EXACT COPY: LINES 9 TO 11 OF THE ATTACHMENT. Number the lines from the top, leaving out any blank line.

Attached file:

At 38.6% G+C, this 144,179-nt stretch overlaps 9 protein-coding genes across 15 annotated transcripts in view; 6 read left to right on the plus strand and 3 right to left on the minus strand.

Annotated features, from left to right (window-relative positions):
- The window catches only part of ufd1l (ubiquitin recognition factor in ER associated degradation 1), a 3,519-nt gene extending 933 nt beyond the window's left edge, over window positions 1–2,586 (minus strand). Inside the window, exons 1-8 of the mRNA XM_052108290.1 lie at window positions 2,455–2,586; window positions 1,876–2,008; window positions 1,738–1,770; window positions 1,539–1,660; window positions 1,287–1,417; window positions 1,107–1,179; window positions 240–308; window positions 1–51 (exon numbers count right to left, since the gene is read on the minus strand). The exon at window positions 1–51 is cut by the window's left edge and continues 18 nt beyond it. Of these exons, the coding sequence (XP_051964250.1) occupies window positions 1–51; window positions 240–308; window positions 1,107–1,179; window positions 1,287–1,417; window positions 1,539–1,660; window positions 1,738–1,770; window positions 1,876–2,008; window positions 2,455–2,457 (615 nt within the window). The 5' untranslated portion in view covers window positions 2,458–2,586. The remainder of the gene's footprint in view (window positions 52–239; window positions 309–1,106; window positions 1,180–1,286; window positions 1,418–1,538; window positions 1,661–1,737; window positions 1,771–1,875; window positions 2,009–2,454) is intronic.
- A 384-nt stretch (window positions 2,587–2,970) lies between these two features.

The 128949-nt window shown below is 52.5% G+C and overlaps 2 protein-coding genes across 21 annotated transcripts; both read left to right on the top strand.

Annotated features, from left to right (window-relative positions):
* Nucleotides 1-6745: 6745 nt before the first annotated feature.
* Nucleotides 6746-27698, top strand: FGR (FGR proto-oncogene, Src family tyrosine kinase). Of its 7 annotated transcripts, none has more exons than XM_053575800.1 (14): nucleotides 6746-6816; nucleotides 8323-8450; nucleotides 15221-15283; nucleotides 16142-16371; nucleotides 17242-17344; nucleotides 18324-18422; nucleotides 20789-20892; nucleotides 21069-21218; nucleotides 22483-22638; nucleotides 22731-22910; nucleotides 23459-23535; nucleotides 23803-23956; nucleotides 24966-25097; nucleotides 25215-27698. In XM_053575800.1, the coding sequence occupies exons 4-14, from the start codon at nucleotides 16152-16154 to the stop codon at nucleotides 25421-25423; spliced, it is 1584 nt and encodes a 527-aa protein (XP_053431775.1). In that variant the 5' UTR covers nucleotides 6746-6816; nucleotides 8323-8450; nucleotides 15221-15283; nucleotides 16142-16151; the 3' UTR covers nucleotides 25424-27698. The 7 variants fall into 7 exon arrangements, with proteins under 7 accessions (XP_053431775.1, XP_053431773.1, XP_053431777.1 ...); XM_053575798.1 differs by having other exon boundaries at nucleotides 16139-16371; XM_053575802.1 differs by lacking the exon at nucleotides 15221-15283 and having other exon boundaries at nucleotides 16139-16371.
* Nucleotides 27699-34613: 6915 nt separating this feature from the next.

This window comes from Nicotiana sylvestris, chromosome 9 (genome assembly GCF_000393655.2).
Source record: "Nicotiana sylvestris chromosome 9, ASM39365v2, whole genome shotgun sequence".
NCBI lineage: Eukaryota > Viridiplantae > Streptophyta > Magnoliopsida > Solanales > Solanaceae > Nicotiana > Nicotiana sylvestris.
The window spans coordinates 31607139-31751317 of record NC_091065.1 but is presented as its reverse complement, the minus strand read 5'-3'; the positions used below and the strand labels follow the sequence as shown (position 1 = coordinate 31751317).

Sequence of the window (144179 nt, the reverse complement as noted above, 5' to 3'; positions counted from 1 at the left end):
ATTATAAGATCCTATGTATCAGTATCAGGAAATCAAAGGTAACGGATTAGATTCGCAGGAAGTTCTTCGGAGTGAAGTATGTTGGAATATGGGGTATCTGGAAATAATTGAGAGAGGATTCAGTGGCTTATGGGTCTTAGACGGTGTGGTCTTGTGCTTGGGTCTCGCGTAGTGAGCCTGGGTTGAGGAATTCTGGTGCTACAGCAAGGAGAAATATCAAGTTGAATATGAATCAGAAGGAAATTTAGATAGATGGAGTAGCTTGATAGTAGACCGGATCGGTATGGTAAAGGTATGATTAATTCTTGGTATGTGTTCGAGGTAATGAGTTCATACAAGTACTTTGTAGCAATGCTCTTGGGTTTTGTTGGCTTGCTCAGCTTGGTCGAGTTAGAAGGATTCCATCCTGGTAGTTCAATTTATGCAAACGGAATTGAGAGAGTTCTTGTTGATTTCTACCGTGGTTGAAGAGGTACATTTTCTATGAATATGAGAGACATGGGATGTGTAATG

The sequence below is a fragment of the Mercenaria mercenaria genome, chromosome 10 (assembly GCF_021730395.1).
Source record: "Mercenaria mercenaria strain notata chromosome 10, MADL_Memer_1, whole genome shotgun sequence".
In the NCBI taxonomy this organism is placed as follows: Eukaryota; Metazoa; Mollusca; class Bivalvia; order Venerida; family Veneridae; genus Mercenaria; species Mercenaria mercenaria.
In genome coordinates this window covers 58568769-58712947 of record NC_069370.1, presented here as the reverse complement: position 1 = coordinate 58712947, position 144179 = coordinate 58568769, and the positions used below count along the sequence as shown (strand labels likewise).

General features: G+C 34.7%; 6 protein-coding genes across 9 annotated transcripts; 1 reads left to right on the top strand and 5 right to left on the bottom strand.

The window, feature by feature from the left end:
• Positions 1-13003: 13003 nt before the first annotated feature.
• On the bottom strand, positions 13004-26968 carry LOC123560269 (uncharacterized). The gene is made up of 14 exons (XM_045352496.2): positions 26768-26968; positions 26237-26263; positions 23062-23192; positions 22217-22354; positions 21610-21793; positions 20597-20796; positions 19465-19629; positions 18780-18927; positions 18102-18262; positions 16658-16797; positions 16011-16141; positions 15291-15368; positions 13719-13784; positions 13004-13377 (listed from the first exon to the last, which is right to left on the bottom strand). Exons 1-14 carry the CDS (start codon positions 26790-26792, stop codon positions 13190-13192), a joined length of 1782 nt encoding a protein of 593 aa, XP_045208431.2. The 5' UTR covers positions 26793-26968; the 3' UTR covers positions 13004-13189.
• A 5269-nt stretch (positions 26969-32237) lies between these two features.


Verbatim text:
* Nucleotides 27699-34613: 6915 nt separating this feature from the next.

This window comes from Nicotiana sylvestris, chromosome 9 (genome assembly GCF_000393655.2).
Source record: "Nicotiana sylvestris chromosome 9, ASM39365v2, whole genome shotgun sequence".